The dangers and challenges of providing capacity development services to CBOs are multiple and highlight the boundary conditions for efforts at change. Change efforts must be appropriate to and fit the political and social environment in which the organization functions and must be appropriate to the organization’s size and resources and its stage of development. We briefly address each of these conditions for establishing the fit between capacity-building efforts and organizational circumstances.

Sensitivity to the Political and Social Fit of Capacity Building

In CBOs, unlike other organizational environments, capacity-building efforts run the risk of undoing what makes a CBO community based and an advocate for its constituents, in this case, youth. Capacity development is a professionalizing exercise to some degree and may paradoxically contribute to a CBO becoming a traditional service provider. For instance, capacity-building efforts can co-opt the CBO’s community-building and community-management missions by being overly focused on “professional” ways of providing services and on adult-directed activities and decision making. Capacity building could mechanize work in ways that are incongruous with core organizational philosophical principles such as responsiveness, innovation, and flexibility or emphasize priorities that are weakly related to the organization’s overarching political purpose to advance the rights and well-being of its youth community.

CBOs may place high value on the facets of their organizations that identify them as community based and as not a mainstream youth service. CBOs want their community to have resources and services directed to their youth, but part of the raison d’etre of a CBO is to make sure that youth have a say in what and how needs are to be met. Like all CBOs, youth-serving CBOs want to be able to determine what capacities they would like to build, rather than have outsiders do so. Successful capacity building should maintain community-based decision making and not undermine youth’s voice and participation in capacity building. It should also be consonant with the community-building aspect of a CBO and fit with its larger efforts toward social change to benefit youth.

Size and Resources

As we have previously stated, CBOs are typically rooted in local, citizen-driven movements, are staffed by indigenous adult and youth community workers, (p.176) and are small organizational settings. For instance, it is not unusual among CBOs to have no more than one or two paid employees. CBOs are often financially vulnerable, with small shifts in funding priorities having large impacts on these organizations’ financial health. CBOs may not have resources that other organizations have, such as desks and computers for every employee, organization-wide access to the Internet, and adequate space or supplies. Committed people, paid and unpaid, youth and adult, are typically the most highly prized and plentiful resource.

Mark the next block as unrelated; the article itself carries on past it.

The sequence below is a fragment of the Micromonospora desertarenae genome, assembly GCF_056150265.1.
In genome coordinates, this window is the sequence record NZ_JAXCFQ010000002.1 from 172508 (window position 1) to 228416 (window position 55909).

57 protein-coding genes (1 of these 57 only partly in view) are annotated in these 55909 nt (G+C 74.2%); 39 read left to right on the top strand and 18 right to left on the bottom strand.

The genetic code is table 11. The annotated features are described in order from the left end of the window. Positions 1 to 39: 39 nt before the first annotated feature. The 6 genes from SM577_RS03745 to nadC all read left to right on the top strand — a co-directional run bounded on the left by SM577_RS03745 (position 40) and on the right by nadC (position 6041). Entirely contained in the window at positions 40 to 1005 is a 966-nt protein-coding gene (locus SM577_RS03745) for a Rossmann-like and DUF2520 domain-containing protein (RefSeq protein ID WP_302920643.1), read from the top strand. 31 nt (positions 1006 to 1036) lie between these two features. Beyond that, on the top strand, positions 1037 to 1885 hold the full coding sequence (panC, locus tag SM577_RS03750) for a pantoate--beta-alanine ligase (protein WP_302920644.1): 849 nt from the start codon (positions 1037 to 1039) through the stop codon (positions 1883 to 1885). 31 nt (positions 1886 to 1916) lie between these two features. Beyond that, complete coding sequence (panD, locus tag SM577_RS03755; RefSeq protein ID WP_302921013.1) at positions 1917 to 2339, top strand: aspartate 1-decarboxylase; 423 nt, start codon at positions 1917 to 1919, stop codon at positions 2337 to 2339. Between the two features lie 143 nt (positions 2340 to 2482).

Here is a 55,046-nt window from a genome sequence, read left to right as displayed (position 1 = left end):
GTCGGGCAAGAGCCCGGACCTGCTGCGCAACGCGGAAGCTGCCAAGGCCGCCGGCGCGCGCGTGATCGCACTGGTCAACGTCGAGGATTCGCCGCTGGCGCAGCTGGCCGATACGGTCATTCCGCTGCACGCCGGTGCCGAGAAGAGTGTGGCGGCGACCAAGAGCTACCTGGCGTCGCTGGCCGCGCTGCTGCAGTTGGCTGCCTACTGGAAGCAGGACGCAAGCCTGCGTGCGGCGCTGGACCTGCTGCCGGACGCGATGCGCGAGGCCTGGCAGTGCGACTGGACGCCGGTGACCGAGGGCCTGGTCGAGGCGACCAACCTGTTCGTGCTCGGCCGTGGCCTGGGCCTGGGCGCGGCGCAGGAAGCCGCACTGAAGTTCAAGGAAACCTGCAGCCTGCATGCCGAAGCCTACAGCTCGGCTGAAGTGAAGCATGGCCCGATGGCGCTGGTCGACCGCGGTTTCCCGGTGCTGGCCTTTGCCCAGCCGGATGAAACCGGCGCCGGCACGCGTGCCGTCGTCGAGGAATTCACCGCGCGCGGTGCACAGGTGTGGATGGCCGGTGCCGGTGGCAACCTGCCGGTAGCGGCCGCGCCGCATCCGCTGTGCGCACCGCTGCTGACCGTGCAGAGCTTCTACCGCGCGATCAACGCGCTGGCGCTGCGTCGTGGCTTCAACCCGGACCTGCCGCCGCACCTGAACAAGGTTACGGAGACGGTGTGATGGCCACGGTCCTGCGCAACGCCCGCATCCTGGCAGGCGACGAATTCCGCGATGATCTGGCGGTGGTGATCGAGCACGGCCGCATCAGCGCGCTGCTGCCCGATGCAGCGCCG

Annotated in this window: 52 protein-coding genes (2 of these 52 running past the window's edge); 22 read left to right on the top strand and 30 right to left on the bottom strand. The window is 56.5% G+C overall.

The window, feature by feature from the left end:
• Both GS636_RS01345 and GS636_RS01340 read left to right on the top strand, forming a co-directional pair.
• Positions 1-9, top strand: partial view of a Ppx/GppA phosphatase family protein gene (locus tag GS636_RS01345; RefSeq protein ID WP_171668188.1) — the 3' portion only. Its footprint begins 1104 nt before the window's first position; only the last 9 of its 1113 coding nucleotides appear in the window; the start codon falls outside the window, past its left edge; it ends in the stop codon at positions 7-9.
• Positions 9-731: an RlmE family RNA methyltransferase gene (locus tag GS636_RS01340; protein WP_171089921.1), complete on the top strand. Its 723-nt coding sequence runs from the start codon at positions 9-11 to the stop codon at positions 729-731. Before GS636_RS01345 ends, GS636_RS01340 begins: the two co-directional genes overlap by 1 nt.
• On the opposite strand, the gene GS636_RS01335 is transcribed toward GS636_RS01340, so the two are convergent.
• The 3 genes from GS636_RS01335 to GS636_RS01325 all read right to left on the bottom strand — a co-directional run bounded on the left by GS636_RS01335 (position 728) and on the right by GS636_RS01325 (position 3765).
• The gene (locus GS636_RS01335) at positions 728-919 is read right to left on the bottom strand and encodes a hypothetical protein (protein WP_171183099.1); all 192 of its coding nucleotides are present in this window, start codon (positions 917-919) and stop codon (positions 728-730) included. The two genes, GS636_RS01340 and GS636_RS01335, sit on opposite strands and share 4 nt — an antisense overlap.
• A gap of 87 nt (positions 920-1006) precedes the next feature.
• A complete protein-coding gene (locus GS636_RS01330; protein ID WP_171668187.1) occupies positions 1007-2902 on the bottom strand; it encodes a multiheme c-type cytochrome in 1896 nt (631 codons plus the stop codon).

These features of CBOs have important implications for the scale along which we consider capacity and set the limits to applying knowledge developed from other types of organizations. CBOs may not be able to afford (or welcome) outside capacity-building assistance, so capacity-building approaches rooted in expert-delivered organizational development consultation may be difficult to apply. Indeed, some research suggests that CBOs are most likely to pursue capacity building without outside help and that some of these organizations may reject the idea of capacity building altogether (Light, 2004). Many typical efforts to build and measure capacity need to be reconsidered in light of the small scale and often low and unstable resource base of the CBO.

Stage of Development

CBOs evolve dynamically over time, responding to change in social conditions surrounding the problems of concern to their youth community and the local economics of community-based life. Consequently, which capacities are most important and how each applies to the CBO will depend upon its stage of development and the state of the problem with which it is concerned.

Organizations move through life cycles of growth and decline, with particular competencies of greater importance at some stages than at others (Griener, 1972; Riger, 1984), while also contending with changing environmental conditions (Oliver, 1991). For instance, leadership capacities may be of the utmost importance at an organization’s initiation, as it is vision and leadership that will attract and maintain organizational adherents. These skills may also be especially important when the organization’s approach is locally contentious or at points of major transition. At other moments in time, skills at routinizing projects may be more important to develop than particular leadership skills, either because of internal organizational needs for stability or because of external demands. The life cycle and environment transactional principles highlight that capacity is dynamic; any particular capacity may be of greater or less importance at any particular stage of an organization’s life or in particular circumstances. Those who seek to intervene in CBOs are wise to consider how an organization’s present mixture of competencies facilitates its success relative to its current stage of growth or decline and present context.

(p.177) Organizational Capacity and Development

Our framework for understanding the targets of organizational capacity development derives from Hannan and Carroll (1995). According to these authors, organizations have three distinguishing facets.

  1. 1. Organizations are durable social structures, designed to persist over time and routinely and continuously carry out specific actions.

  2. 2. They are reliable in so far as they are intended to be good at doing the same thing in the same way over and over.

  3. 3. They are internally and externally accountable for performing in accordance with agreed-on standards and procedures.

Although the features of durability, reliability, and accountability may be embodied differently in a CBO than in a corporate setting, any organization must have these capacities to serve its function well (see Table 10.1).